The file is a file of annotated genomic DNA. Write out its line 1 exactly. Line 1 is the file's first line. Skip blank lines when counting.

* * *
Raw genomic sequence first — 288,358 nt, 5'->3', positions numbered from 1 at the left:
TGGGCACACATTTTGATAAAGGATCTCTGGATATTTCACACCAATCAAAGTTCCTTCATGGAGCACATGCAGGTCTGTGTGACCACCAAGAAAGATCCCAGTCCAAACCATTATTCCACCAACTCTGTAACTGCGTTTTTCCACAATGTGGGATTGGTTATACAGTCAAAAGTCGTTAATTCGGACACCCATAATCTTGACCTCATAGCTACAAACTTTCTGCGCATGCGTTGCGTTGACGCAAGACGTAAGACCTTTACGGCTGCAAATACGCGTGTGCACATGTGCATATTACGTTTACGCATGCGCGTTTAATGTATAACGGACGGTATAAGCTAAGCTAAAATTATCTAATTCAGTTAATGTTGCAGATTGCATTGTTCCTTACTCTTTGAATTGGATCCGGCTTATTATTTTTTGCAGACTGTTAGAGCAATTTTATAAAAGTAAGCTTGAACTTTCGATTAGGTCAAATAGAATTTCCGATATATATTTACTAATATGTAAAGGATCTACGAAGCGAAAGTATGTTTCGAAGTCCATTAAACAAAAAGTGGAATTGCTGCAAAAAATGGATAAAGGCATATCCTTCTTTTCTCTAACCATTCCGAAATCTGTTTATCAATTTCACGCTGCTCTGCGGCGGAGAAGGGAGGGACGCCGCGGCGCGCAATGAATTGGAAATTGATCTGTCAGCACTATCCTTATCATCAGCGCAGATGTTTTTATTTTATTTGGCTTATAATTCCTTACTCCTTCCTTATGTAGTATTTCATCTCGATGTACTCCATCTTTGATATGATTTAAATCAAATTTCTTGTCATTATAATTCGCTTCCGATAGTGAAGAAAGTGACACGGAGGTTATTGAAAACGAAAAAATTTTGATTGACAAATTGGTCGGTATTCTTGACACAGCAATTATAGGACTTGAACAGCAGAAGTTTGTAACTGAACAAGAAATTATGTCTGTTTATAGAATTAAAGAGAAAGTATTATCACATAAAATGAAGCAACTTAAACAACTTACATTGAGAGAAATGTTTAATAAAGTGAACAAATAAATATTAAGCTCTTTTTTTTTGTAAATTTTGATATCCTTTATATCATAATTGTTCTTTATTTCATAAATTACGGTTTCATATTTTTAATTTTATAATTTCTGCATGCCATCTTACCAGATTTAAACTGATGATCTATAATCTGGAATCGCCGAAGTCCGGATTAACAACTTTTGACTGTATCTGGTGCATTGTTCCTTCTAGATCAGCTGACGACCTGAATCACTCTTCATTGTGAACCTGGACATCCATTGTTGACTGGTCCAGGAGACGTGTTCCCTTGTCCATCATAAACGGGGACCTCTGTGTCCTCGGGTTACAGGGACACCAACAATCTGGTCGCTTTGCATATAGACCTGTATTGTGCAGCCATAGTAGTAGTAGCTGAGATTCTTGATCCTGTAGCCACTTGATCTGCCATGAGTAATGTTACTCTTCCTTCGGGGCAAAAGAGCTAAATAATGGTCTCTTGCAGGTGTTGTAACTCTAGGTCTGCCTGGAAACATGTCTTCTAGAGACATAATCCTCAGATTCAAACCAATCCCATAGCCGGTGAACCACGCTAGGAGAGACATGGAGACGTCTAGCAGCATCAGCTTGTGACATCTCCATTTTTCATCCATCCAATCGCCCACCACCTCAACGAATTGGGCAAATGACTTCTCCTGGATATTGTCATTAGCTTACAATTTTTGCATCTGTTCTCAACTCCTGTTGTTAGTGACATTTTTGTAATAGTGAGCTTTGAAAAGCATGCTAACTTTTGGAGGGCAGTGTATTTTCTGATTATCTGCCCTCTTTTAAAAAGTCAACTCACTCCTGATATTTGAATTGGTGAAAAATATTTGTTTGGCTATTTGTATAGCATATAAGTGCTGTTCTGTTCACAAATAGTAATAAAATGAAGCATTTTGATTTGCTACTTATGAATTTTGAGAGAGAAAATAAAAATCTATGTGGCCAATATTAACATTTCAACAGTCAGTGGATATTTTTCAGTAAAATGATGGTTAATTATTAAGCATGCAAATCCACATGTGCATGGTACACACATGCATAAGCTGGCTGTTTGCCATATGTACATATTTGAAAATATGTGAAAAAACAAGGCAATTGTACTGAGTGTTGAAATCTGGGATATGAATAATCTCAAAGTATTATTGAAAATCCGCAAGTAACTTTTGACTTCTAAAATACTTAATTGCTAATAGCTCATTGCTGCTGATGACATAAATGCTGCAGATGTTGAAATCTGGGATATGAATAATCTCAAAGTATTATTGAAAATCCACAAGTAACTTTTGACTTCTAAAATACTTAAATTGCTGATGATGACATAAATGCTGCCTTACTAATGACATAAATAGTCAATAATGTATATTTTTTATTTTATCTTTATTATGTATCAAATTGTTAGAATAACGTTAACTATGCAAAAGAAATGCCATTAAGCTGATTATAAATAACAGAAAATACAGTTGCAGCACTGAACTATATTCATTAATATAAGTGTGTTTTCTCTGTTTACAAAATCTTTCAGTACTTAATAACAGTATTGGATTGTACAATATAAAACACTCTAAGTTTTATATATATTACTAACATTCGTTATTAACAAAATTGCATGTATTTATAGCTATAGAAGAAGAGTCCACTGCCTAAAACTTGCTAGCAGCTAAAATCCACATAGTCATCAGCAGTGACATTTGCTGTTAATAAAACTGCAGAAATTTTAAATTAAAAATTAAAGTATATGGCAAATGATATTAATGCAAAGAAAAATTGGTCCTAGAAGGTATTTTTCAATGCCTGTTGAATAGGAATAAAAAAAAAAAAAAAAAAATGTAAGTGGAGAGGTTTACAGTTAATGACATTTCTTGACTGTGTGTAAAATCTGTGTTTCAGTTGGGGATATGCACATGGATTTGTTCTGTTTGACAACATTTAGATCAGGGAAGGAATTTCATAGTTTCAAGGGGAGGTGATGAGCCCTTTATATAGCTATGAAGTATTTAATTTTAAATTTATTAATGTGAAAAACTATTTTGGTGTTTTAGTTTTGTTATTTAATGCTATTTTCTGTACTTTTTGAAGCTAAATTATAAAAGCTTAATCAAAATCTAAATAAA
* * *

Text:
Raw genomic sequence first — 288,358 nt, 5'->3', positions numbered from 1 at the left: